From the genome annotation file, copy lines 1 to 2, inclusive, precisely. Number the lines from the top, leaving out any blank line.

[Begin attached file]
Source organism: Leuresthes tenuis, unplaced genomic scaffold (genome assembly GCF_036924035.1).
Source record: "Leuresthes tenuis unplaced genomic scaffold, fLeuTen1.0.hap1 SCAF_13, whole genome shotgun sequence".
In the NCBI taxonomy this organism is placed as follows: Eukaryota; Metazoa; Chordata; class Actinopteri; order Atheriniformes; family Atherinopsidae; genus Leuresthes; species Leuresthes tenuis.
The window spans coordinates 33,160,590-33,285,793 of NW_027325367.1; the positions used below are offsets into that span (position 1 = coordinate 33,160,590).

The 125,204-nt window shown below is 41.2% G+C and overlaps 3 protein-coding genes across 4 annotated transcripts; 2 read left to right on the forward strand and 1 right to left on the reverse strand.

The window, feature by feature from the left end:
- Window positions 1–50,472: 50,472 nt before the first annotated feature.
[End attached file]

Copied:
Source organism: Leuresthes tenuis, unplaced genomic scaffold (genome assembly GCF_036924035.1).
Source record: "Leuresthes tenuis unplaced genomic scaffold, fLeuTen1.0.hap1 SCAF_13, whole genome shotgun sequence".